I make no secret of the fact I’m kinda picky about keyboards, since I spend a large part of my day typing away. I also think that there should be mandatory college level typing classes, but that’s just me. My personal favorite right now is a simple Dell multimedia keyboard because I like the feel of the keys and partly because I got it free.
Though I need to have a keyboard that I can type comfortably on, I’m not really one for the more interesting keyboard designs out there. I use a simple Dell multimedia keyboard or my laptop’s keyboard. The ones featured below are keyboard designs which are readily available and which I’m sure some people swear by, but ones that I can’t see myself using in the near future.
The Das Ultimate
This might just be the most sane design of the ones I’m going to look out. It claims to be the best keyboard on the planet, but what grabs your attention right off the bat is the fact that the keys are completely blank. Needless to say, this keyboard isn’t for anyone but the most experienced typist. I’m a fairly competent typist, but I’m not that good yet. At $130 a pop, you’d better be doing a whole lot of typing.
From a technical standpoint the Ultimate’s claim to fame is that it doesn’t use a membrane key system like most modern keyboards but rather has gold-plated mechanical keyswitches like the legendary Model M. I don’t think I’ve ever actually used a mechanical keyboard so I can’t really comment about it, but if you browse the web, you’ll soon find many testaments to its superiority.
The Logitech diNovo
This is actually a keyboard that I considered buying at one point. It’s a feature packed wireless keyboard with a very sleek design. It sports a trackpad so that you can go without a mouse if you really wanted to and also makes for easy scrolling. Unlike many wireless keyboards, it’s reachargeable so you don’t have to worry about replacing batteries. It’s more expensive than the Das Ultimate at about $180 ($135 at Amazon) and I have no idea about the typing experience. I looked into getting one earlier this year, but the high price and it’s large size (which makes it unweildy at a small dorm room desk) meant that it wasn’t really a justifiable purchase.
The True-Touch roll-up keyboard
If I remember correctly, this keyboard got a few seconds of screen time in Die Hard 4. At under $25 dollars it’s certainly the cheapest the keyboard on the list, but I seriously doubt I’d have a enjoyable time typing on it. Though it’s a nice idea, I can’t see myself ever actually needing to use one. If I’m on the go, I’ll either have access to a full computer (with keyboard and mouse) or be carrying a portable computer. I suppose if you had an iPhone like device with a USB port you might be able to hook this up to it and get a better typing experience on the go, but that seems just a little too nerdy even for me.
Most keyboards are QWERTY layouts, but it’s not too hard to change your keyboard layout in software to something like DVORAK if you want to. It’s a bit harder to get your hands on a keyboard that has a non-standard layout that you want. The Optimus Maximus keyboard solves this problem by having each key be a fully programmable tiny OLED screen. So you can assign basically any character to any key and change your layout to better suit your needs. You can also change to more esoteric layouts like Arabic, Greek or Hiragana. There’s a small panel of extra multimedia keys that can be similarly customized to be custom app launchers. I think it’s a good concept, but at an approx $1600 (from their website) I’d rather get a new MacBook with that money.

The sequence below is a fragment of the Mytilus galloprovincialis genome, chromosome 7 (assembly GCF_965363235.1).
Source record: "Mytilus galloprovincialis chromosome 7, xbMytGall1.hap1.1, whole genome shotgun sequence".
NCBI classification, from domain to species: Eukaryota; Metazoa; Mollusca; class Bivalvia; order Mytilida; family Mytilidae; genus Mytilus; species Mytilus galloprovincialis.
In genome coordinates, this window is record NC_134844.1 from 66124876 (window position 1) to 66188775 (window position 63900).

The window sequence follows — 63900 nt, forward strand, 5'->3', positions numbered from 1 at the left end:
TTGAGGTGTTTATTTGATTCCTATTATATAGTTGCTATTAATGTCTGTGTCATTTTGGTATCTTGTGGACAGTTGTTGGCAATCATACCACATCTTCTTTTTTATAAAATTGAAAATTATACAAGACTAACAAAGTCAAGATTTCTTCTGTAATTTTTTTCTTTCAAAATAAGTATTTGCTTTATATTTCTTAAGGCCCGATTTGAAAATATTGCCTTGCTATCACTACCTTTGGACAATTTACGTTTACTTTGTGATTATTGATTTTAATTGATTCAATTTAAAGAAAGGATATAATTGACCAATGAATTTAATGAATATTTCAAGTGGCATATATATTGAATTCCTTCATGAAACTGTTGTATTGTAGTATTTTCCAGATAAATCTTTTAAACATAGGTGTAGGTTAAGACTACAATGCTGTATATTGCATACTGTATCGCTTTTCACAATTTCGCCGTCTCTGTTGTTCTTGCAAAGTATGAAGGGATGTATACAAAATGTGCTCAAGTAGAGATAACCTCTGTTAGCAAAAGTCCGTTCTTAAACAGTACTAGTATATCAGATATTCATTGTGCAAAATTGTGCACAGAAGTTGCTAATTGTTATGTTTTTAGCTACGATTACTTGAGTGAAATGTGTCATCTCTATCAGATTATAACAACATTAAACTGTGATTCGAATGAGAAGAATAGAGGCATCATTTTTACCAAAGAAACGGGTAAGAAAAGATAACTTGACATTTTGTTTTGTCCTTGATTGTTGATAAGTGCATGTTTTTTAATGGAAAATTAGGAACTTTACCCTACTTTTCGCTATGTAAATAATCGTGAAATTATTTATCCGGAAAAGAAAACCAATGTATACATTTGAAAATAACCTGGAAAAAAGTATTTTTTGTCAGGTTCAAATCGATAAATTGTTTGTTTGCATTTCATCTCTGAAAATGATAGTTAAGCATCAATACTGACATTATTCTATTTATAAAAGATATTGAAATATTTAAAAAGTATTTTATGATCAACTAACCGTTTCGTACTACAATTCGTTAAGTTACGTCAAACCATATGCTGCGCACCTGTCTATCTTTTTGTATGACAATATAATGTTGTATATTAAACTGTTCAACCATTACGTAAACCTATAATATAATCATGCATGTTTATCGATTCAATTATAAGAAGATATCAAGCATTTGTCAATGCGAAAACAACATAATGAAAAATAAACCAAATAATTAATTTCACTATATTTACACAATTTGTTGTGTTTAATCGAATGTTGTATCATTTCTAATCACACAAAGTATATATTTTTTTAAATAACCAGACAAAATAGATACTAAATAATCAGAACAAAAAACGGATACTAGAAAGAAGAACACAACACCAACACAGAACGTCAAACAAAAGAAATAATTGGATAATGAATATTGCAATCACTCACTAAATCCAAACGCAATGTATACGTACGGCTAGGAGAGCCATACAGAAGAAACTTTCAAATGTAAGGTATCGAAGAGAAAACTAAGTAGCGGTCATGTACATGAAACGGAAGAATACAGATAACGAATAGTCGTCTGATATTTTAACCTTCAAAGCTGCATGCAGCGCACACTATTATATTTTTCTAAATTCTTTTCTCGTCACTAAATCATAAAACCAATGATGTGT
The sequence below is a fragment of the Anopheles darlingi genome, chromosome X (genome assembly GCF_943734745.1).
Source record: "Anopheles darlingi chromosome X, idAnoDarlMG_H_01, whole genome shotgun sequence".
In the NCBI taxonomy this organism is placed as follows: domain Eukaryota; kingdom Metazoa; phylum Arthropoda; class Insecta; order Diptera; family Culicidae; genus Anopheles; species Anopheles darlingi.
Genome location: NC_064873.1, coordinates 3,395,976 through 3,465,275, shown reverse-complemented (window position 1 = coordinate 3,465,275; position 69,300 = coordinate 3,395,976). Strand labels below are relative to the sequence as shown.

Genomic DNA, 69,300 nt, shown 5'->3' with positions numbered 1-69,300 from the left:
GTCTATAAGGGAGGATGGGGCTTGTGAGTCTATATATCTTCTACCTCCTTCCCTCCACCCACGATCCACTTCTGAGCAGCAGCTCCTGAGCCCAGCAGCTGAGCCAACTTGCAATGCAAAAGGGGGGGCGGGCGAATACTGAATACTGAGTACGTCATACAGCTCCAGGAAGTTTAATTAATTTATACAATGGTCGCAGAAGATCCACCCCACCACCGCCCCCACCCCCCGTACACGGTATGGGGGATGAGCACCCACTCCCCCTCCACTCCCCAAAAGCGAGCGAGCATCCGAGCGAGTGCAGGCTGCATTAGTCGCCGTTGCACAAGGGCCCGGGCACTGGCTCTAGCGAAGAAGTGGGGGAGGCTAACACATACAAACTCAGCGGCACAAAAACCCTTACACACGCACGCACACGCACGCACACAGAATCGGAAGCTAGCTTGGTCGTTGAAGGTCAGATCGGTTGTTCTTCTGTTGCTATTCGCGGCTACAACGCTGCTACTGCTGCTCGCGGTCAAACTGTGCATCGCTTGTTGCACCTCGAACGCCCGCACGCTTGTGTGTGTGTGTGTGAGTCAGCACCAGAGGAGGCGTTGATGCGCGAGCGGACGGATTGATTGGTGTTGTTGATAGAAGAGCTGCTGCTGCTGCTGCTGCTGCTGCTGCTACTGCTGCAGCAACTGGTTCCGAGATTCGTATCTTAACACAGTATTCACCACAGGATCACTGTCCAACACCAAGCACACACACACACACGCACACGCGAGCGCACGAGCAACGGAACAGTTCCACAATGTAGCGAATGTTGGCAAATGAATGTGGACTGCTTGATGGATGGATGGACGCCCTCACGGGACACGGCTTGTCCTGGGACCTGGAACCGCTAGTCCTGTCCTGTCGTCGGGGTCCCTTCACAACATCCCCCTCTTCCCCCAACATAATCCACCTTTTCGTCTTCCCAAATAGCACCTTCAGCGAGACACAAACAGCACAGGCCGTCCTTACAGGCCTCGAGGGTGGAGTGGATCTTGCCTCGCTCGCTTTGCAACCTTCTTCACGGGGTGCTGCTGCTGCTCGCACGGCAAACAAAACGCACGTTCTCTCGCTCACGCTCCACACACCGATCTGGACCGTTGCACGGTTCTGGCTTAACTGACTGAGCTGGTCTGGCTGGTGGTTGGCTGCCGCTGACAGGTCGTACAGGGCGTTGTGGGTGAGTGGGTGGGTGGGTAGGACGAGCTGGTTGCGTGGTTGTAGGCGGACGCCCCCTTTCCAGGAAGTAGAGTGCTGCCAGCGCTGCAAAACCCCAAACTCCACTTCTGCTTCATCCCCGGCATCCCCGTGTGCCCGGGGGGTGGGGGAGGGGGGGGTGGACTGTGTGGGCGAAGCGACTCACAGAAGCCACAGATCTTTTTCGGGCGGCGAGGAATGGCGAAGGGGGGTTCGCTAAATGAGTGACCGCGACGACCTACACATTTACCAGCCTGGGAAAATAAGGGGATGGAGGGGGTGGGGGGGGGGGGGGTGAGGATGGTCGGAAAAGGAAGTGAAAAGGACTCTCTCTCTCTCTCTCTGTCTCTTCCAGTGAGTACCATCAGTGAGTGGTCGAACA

The Maltron Keyboard
All the keyboards I’ve listed above have been kinda quirky, but still look like normal keyboards. The Maltron however is a special ergonomic keyboard that has a special split-bowl design. I’ve personally never suffered from any sort of RSI (I make it a point to take regular breaks) but I know that there are people who swear by the effectiveness of bowl designs. It’ll certainly take some getting used to, but it might just be worth if it means saving your wrists.
The Virtual Keyboard
The strangest keyboard out there isn’t really a keyboard at all. It’s a laser projector the size of a cigarette lighter that projects the image of a keyboard onto any flat surface in front of it. It certainly packs some serious geek cred, but I’m skeptical of its utility as a general purpose typing device. I really think keyboards need to have some semblance of tactile feedback even if it’s minimized like with the newer Apple keyboards. It’ll be interesting to see if something like this takes off and how it’s put to use.
All of the above are fully functioning, working keyboards. They may not be what you’re used to, but they’re not toys either. With the possible exception of the Optimus Maximus, none of them are really too highly priced. There are a number of other designs that I didn’t cover, especially the various split and ergonomic designs. If you have real experience using any of these or have a personal favorite design that I haven’t listed, do let me know in the comments.